(Critical Survey of Contemporary Fiction)

In some ways Edward R. Murrow represents the highest American ideals. His Quaker ancestors defended the civil rights of their neighbors; his father-- one of the army of exploited Washington State lumbermen--and mother--a former school teacher and a pious and industrious housewife--reared three sons in the poverty of the rural, working-class American Northwest; and Murrow, his high school’s valedictorian, worked his way through college. Graduating on the eve of the Great Depression, he was immediately elected president of the National Student Federation of America: a first step toward the exalted role of national spokesman which Murrow eventually assumed.

Murrow was a compulsive worker whose education, particularly in public speaking, provided the means for his success as a broadcast correspondent. His background gave his career its substance; always aware of injustice, always fighting to preserve the rights of humanity, he had a vision of broadcast media as the most powerful means of education and enlightenment ever devised. He was also acutely sensitive to its weaknesses. Addressing the Radio-Television News Directors Association in 1958, he attacked sharply: “unless we get up off our fat surpluses and recognize that television . . . is being used to distract, delude, amuse and insulate us, then television and those who finance it, those who look at it and those who work at it, may see a totally different picture too late.” In twenty-two years, he reported on all the major events and issues, from his famous radio broadcasts during the World War II Nazi bombing of London to his confrontation with Senator Joseph R. McCarthy on “See It Now.”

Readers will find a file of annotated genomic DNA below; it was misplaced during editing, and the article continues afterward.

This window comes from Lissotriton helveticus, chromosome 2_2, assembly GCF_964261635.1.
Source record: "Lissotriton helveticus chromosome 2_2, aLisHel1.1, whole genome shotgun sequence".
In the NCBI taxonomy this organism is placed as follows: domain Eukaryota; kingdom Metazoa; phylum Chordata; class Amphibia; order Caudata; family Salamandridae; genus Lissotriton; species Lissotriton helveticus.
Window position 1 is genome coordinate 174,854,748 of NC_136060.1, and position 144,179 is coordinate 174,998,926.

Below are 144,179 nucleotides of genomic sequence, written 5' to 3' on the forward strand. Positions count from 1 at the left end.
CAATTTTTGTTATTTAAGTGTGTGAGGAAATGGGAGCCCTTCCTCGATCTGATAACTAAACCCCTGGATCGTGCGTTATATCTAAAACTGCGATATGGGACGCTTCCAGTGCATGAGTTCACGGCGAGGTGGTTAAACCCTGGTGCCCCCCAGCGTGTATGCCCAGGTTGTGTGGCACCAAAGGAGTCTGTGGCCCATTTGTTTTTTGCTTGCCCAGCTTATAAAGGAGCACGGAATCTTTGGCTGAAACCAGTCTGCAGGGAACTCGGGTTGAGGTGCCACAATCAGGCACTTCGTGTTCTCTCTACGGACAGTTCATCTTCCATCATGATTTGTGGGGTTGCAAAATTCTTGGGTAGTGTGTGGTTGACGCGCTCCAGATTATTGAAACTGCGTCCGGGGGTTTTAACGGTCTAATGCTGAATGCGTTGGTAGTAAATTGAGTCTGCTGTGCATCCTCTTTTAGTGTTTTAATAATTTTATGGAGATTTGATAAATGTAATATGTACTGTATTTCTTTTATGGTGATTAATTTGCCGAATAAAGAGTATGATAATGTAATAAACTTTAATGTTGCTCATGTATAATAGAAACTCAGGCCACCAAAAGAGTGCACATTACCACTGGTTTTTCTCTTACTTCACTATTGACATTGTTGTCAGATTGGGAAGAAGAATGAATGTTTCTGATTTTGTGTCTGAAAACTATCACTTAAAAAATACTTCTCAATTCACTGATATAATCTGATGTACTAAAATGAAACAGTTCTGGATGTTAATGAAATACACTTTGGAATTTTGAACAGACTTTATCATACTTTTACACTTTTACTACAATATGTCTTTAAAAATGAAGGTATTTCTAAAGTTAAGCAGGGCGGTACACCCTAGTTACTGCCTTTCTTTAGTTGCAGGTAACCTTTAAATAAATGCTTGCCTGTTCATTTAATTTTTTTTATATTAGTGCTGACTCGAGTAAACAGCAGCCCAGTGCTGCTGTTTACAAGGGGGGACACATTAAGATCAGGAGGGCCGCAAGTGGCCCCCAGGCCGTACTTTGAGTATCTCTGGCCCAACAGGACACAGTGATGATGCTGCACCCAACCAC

A.M. Sperber has been tireless in her research for this voluminous work. No stone is left unturned, and while her investigation lacks a close analysis of Murrow’s positions, it provides a thorough account of every incident in his life from his relationship with his great-grandfather to Murrow’s own death from lung cancer at the age of fifty-seven. The book is a full and often engaging history of a man and an era.